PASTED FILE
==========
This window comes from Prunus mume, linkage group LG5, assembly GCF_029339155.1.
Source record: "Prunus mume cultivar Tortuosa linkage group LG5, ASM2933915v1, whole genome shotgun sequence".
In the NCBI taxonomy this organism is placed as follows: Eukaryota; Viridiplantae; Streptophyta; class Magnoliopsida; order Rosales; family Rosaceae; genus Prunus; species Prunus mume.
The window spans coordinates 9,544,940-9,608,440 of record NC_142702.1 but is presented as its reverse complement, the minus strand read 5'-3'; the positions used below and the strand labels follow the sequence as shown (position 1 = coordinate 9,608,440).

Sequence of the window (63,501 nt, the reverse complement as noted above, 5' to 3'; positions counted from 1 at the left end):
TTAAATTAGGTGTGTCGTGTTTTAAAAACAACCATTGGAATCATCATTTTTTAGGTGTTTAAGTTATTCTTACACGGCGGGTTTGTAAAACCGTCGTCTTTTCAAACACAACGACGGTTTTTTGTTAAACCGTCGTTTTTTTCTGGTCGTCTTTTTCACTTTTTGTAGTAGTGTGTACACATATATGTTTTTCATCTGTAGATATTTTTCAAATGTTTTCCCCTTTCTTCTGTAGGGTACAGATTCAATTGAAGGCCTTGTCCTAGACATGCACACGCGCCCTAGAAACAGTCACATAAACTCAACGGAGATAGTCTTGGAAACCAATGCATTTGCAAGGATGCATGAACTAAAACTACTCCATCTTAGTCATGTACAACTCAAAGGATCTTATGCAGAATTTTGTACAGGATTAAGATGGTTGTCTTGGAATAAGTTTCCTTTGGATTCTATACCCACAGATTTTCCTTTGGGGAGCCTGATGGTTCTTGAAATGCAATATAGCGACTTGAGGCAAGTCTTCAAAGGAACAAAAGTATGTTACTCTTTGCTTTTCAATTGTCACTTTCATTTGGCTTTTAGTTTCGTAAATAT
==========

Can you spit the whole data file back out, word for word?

This window comes from Prunus mume, linkage group LG5, assembly GCF_029339155.1.
Source record: "Prunus mume cultivar Tortuosa linkage group LG5, ASM2933915v1, whole genome shotgun sequence".
In the NCBI taxonomy this organism is placed as follows: Eukaryota; Viridiplantae; Streptophyta; class Magnoliopsida; order Rosales; family Rosaceae; genus Prunus; species Prunus mume.
The window spans coordinates 9,544,940-9,608,440 of record NC_142702.1 but is presented as its reverse complement, the minus strand read 5'-3'; the positions used below and the strand labels follow the sequence as shown (position 1 = coordinate 9,608,440).

Sequence of the window (63,501 nt, the reverse complement as noted above, 5' to 3'; positions counted from 1 at the left end):
TTAAATTAGGTGTGTCGTGTTTTAAAAACAACCATTGGAATCATCATTTTTTAGGTGTTTAAGTTATTCTTACACGGCGGGTTTGTAAAACCGTCGTCTTTTCAAACACAACGACGGTTTTTTGTTAAACCGTCGTTTTTTTCTGGTCGTCTTTTTCACTTTTTGTAGTAGTGTGTACACATATATGTTTTTCATCTGTAGATATTTTTCAAATGTTTTCCCCTTTCTTCTGTAGGGTACAGATTCAATTGAAGGCCTTGTCCTAGACATGCACACGCGCCCTAGAAACAGTCACATAAACTCAACGGAGATAGTCTTGGAAACCAATGCATTTGCAAGGATGCATGAACTAAAACTACTCCATCTTAGTCATGTACAACTCAAAGGATCTTATGCAGAATTTTGTACAGGATTAAGATGGTTGTCTTGGAATAAGTTTCCTTTGGATTCTATACCCACAGATTTTCCTTTGGGGAGCCTGATGGTTCTTGAAATGCAATATAGCGACTTGAGGCAAGTCTTCAAAGGAACAAAAGTATGTTACTCTTTGCTTTTCAATTGTCACTTTCATTTGGCTTTTAGTTTCGTAAATAT